The Age’s Liveability survey – and where it fell down on transport (Service quality matters more than infrastructure)

The Age last Friday released its liveability survey of Melbourne suburbs. Top five were pretty predictable: South Yarra, East Melbourne, Armadale, Hawthorn East, and Toorak.

From what I can tell, it’s an update to a survey done in 2005, using the same methodology. This time however they didn’t put out the full breakdown of figures, which is a shame.

I don’t have major arguments with the overall list; I suspect most of the critera are reasonable. Of course, people obviously need to take into account their own preferences and what they consider to be “liveability”. (For me it’s very much about walkability of a neighbourhood; easy non-car access to amenities, which has flow-on effects in less traffic, more less concrete jungle, and easier interactions with neighbours and other locals, and also implies some level of usable PT.)

Tram, Footscray

The problem with the scoring

But I need to point out that the survey’s transport scores are not perfect.

You can see this from the description of Toorak, which says that virtually no bus services helped to drag down the score. As the original 2005 articles noted: The study awards a score between 0 and 5 for proximity to train, tram and bus services — giving a total score out of 15.

The problem with this type of scoring is that a suburb with lots of bus stops served by infrequent buses, but no trams, would score equally to a suburb with lots of tram stops served by frequent trams, but no buses.

The 2005 figures for instance show Toorak scored 5 on trains, 4 on trams, 1 on buses = 10 for transport. Huntingdale scored 5 on trains, 0 on trams, and 5 on buses = 10. Essendon North scored 1 for trains, 4 for trams, 5 for buses = 10. But in reality these suburbs have quite different levels of usable public transport, especially for non-CBD trips.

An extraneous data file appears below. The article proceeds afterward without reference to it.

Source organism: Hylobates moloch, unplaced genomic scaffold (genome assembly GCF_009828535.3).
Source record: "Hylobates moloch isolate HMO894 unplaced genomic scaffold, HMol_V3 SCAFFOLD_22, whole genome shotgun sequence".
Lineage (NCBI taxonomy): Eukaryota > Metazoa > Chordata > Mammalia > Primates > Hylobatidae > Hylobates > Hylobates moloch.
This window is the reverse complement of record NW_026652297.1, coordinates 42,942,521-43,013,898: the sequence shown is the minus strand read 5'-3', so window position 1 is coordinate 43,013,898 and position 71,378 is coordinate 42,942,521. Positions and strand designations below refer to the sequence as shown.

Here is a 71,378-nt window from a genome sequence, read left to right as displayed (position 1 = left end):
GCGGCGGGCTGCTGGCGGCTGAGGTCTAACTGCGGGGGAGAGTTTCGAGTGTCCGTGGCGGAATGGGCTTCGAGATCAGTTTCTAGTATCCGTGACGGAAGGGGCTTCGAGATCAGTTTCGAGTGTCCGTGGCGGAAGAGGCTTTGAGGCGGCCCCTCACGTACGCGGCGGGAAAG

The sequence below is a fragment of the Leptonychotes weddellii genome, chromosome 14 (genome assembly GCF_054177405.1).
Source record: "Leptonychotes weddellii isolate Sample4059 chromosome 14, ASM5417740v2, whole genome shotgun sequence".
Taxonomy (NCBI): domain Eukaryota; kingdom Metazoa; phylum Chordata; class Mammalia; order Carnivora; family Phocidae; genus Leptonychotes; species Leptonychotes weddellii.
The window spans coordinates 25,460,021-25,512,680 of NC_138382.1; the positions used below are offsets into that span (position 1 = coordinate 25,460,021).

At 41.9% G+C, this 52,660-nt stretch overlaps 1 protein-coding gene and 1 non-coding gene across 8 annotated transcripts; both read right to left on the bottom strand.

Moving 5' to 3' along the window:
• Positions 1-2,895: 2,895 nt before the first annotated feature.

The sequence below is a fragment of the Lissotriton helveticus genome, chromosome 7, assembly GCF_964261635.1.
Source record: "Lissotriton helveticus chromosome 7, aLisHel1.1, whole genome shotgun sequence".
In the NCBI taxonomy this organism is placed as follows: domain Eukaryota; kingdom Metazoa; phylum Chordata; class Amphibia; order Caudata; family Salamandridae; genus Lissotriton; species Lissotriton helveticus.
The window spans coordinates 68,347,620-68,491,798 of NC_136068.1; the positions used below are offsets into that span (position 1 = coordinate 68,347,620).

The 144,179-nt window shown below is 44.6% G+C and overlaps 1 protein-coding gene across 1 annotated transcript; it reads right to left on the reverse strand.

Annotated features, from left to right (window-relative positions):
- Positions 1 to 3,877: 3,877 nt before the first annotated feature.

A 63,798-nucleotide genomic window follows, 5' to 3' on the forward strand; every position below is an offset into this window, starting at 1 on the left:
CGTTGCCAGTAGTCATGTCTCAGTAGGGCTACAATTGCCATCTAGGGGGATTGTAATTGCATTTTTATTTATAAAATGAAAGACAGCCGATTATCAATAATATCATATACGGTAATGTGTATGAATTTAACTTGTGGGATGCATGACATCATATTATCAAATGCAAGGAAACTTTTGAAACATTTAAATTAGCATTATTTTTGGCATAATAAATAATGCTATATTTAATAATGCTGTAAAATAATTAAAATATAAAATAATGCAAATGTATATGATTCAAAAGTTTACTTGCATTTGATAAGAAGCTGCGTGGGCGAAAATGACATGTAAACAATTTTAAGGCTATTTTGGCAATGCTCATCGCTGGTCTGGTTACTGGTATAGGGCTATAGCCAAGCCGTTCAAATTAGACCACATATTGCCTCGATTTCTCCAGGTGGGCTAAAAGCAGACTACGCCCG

Infrastructure vs services

Proximity to stops does not necessarily mean usable services.

In Melbourne, most buses operate nowhere near as frequently as trams, nor do they come close in operating hours. Many bus routes operate only half-hourly on weekdays, hourly on weekends and evenings. Typical tram routes operate to 3-4 times this frequency.

In some extreme cases, a bus route may only operate once a day. Did The Age’s survey give Hawthorn points for this bus stop?

Bus: once a day, Hawthorn

(The answer, as it happens, is no, at least in 2005. Perhaps that route didn’t operate to Hawthorn back then.)

Infrequent buses make services virtually useless for most people, and while individuals may happen to be able to use the service because it coincides with a trip they need to make, at a time they need to make it (or they have no choice, because they can’t/don’t drive), those infrequent services can’t be thought of as enhancing the liveability of a suburb.

In contrast, frequent buses (such as the services Smartbus routes offer, at least on weekdays) are useful to a lot of people, do get plenty of patronage, and do enhance mobility and liveability in a suburb.

As far as the survey goes, this is one of those cases where in public transport, they’ve thought only about the infrastructure, not the quality of service. Service quality was touched-upon in some of the accompanying articles to the 2005 survey: